When you are in college, play a video game that features tarot cards in several in-game mechanics and assigns one of the major arcana to each character based on personality. Become totally enthralled with this concept and realize that you will never stop loving to find connections between sets of archetypes and real-world events. Relearn the major arcana and try again.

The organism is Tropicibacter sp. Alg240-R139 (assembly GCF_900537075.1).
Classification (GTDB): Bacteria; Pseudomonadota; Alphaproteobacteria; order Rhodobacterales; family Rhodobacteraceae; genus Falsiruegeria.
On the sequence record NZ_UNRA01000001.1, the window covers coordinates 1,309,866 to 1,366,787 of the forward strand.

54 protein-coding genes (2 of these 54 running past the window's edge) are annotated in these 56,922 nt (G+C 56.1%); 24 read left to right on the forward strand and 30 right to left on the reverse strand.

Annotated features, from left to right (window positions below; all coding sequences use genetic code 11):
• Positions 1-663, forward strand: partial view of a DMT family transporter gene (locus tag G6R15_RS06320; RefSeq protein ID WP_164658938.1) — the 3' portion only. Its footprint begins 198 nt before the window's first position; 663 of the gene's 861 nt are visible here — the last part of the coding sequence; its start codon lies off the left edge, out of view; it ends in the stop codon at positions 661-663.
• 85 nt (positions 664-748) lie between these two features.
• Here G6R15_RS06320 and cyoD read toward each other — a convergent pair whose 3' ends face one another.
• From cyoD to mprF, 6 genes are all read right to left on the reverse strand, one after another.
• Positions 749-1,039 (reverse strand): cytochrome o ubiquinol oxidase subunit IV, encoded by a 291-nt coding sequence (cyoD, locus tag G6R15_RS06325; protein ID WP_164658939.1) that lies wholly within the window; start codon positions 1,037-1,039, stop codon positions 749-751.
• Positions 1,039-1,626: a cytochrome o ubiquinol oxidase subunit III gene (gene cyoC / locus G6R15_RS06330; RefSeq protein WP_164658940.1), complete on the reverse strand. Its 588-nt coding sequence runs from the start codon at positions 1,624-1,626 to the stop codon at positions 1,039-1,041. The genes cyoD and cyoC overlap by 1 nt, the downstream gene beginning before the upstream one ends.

Get a call from the friend you read for. Listen to her tell you about a hilariously dramatic, badly written book of vampire esoterica. Laugh until you can’t breathe. Bond with her and another friend over this complete embarrassment of a book. Don’t waste a second believing anything in it, but make a game of holding the elaborate rituals and rites of passage detailed in it. When your love of metaphysical systems rears its head, don’t fight it this time, but don’t fall victim to it either. Become the one who arranges your frivolous cult meetings, analyzes the text, plans your next steps, and researches the origins of each ritual for accuracy and appropriate dramatic effect. Enjoy every second you spend reading about magic, energy, and spells. Take it all in with the skeptical eye of a grown woman and relish it with the enthusiasm of a preteen. Be all of the things you are: methodical, skeptical, excitable, and hungry for magic.